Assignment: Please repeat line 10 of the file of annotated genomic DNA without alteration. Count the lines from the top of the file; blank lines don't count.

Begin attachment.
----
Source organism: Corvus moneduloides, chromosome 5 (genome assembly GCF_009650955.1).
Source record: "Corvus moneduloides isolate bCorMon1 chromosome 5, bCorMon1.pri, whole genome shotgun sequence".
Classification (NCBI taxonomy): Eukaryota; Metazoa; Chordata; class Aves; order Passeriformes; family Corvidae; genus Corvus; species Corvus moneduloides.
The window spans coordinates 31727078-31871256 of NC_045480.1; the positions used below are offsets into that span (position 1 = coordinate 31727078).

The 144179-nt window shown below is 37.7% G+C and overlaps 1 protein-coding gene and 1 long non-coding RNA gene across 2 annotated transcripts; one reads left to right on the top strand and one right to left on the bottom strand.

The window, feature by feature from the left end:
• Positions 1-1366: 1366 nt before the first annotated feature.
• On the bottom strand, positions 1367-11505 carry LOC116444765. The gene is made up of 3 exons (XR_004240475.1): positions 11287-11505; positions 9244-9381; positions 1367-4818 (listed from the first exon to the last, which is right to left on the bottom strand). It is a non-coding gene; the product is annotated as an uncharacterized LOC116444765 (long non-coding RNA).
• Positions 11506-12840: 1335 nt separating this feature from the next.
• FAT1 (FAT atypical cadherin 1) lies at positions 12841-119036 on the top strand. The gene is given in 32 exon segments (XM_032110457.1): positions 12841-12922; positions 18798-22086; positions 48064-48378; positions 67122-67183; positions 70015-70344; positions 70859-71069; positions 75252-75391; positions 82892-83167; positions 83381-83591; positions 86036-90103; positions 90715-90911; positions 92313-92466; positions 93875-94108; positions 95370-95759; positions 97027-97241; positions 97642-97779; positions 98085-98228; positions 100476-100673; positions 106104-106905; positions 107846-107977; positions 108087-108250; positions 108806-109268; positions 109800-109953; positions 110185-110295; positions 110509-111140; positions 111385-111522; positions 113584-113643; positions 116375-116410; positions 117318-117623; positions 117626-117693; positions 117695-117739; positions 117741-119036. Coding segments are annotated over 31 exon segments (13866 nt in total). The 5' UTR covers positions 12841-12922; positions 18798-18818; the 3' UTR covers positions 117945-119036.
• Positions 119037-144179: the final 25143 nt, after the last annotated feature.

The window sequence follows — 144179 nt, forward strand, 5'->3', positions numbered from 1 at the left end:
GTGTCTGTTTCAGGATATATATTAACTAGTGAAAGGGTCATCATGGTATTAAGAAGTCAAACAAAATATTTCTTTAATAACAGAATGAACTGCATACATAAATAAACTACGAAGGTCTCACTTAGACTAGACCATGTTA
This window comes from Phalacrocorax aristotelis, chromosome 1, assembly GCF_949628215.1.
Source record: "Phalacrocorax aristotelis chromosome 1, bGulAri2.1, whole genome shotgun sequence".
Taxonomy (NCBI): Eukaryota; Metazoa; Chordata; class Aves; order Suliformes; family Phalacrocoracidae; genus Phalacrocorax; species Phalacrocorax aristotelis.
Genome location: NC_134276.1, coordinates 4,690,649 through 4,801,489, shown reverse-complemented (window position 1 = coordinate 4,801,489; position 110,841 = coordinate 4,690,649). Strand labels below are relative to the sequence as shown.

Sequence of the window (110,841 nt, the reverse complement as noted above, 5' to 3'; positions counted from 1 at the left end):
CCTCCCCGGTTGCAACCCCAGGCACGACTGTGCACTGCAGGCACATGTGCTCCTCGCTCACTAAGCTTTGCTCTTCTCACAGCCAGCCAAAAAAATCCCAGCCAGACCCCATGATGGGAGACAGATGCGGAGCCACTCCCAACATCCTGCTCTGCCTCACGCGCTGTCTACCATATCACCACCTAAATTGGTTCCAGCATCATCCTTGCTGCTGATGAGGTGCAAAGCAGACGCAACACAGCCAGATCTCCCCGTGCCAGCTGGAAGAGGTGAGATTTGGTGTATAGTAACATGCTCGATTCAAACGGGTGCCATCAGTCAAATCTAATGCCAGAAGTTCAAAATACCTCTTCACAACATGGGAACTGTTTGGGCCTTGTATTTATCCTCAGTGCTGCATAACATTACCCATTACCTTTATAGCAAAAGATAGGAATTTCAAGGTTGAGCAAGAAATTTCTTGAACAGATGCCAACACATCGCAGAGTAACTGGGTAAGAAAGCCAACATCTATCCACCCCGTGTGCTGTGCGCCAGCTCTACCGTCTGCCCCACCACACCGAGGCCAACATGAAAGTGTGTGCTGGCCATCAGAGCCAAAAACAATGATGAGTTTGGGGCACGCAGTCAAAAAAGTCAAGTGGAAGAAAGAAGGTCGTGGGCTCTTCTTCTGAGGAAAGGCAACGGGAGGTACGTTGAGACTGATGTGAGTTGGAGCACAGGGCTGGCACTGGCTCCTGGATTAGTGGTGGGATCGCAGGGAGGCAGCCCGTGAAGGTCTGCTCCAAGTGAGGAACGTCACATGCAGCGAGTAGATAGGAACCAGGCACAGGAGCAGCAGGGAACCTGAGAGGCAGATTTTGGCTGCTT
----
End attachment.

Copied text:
• FAT1 (FAT atypical cadherin 1) lies at positions 12841-119036 on the top strand. The gene is given in 32 exon segments (XM_032110457.1): positions 12841-12922; positions 18798-22086; positions 48064-48378; positions 67122-67183; positions 70015-70344; positions 70859-71069; positions 75252-75391; positions 82892-83167; positions 83381-83591; positions 86036-90103; positions 90715-90911; positions 92313-92466; positions 93875-94108; positions 95370-95759; positions 97027-97241; positions 97642-97779; positions 98085-98228; positions 100476-100673; positions 106104-106905; positions 107846-107977; positions 108087-108250; positions 108806-109268; positions 109800-109953; positions 110185-110295; positions 110509-111140; positions 111385-111522; positions 113584-113643; positions 116375-116410; positions 117318-117623; positions 117626-117693; positions 117695-117739; positions 117741-119036. Coding segments are annotated over 31 exon segments (13866 nt in total). The 5' UTR covers positions 12841-12922; positions 18798-18818; the 3' UTR covers positions 117945-119036.